Larry Mayer and Eli Kaberon of ChicagoBears.com discuss the Bears players they'll be watching on both sides of the ball in Monday night's home opener against the Philadelphia Eagles:
Offense: Receiver Eddie Royal
A healthy Royal gives a young Bears team a dependable veteran to rely on, as he proved in last Sunday’s season opener with an impressive 19-yard touchdown reception and 31-yard punt return against the Texans. With opposing defenses focused on containing big-play receiver Alshon Jeffery, Royal figures to often face single coverage. His ability to get open, especially on third down, will be key for the Bears offense moving forward.
“Eddie can play outside, he can play inside,” said quarterback Jay Cutler, who first teamed with Royal with the Broncos in 2008. “He’s a savvy vet. I’m comfortable with him. I think he is one of the best route runners on the outside in the league and he’s a smart football player.”
The rapport that Royal developed with Cutler in Denver has carried over to Chicago and shouldn’t be underestimated given the importance of trust between a quarterback and receiver. <br>
Defense: Outside linebacker Willie Young
Facing an Eagles offense led by promising rookie quarterback Carson Wentz, the Bears need Young to make a bigger impact than he did in last Sunday’s season opener when he recorded just one tackle and one quarterback pressure.
“Willie is capable of better and we need him to be better,” said defensive coordinator Vic Fangio.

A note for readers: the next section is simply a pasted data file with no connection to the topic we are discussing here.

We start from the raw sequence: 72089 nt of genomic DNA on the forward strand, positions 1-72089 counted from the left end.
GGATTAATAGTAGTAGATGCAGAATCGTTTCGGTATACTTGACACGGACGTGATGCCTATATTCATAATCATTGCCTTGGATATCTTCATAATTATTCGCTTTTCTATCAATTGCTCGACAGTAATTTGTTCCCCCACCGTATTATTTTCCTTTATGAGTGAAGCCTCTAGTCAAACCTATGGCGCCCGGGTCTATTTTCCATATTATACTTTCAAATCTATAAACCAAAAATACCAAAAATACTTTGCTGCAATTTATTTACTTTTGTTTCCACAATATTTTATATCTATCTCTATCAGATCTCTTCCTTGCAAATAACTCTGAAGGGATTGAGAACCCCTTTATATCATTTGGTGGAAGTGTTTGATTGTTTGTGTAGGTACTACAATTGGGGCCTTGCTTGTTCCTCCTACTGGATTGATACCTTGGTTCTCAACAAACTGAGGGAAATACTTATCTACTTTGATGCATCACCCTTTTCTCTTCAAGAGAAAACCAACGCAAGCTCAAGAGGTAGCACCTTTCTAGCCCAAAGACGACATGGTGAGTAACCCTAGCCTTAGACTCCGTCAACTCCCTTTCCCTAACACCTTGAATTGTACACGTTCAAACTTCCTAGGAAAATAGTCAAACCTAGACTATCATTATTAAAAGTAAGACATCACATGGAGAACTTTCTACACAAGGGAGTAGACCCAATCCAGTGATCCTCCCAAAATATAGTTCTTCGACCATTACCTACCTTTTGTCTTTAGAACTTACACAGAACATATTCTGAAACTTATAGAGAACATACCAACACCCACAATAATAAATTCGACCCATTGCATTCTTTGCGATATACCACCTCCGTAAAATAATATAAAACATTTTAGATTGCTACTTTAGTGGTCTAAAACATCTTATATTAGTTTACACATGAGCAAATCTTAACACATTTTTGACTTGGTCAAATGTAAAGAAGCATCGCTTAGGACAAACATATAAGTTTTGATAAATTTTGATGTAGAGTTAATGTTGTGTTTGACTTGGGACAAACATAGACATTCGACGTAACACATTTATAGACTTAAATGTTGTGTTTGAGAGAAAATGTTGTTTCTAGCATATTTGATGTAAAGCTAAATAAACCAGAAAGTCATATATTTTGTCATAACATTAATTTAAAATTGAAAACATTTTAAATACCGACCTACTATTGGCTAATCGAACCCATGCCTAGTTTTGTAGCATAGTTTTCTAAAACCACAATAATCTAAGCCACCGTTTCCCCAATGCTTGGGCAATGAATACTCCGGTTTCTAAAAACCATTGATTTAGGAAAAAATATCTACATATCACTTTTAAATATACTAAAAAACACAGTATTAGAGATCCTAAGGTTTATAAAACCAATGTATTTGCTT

Young, who signed a two-year contract extension early in training camp, registered a career-high and team-leading 10 sacks in his first season with the Bears in 2014. Last year he successfully transitioned from defensive end to outside linebacker in the team’s new 3-4 defense, leading the Bears with 12 tackles-for-loss, ranking second with 6.5 sacks and recording his first career interception.
Wentz passed for 278 yards and two touchdowns in his first NFL game last Sunday, leading the Eagles to a 29-10 win over the Cleveland Browns. <br>
Offense: Running back Jeremy Langford
There was no running back committee in the season opener. Instead, starter Jeremy Langford received the great majority of the work. He was on the field for all but two of the Bears’ 56 offensive snaps versus Houston, including 21 where he touched the ball (19 rushing attempts and two receptions) and one that resulted in a 1-yard touchdown run for the back. Langford is a talented runner and receiver out of the backfield, and against the Eagles on Monday, he will once again be asked to serve as the engine of Chicago’s offensive machine.
Philadelphia’s run defense struggled in its opener, allowing Cleveland to gain 120 yards on the ground and average 5.7 yards per rush. The Bears have a new offensive line that is still working to play in sync, but if they can find their rhythm, Langford should have some room to run. Langford is the type of back that improves as the game progresses, so if the Bears have early success running the ball against the Eagles, look for the offense to rely on him down the stretch as well. <br>
Defense: Inside linebacker Danny Trevathan
Eagles rookie quarterback Carson Wentz is making his first career road start on Monday. In that type of setting, with a sellout crowd behind them, the Bears’ M.O. on defense will likely be to try to pressure and confuse the young signal-caller. That all starts with hard-hitting inside linebacker Danny Trevathan, who helps set the tone for the unit.
Trevathan had 11 tackles, including a sack, in his Chicago debut during Week 1. Facing Wentz and the Philly offense, the linebacker will be asked to not only cause havoc for the rookie but also the Eagles’ strong rushing attack. Philadelphia can mix it up with a variety of different playmakers, including the always-elusive Darren Sproles. Trevathan will need to make sure he and his teammates are aligned correctly in order to stop the Philadelphia offense and bring the type of pressure Chicago needs.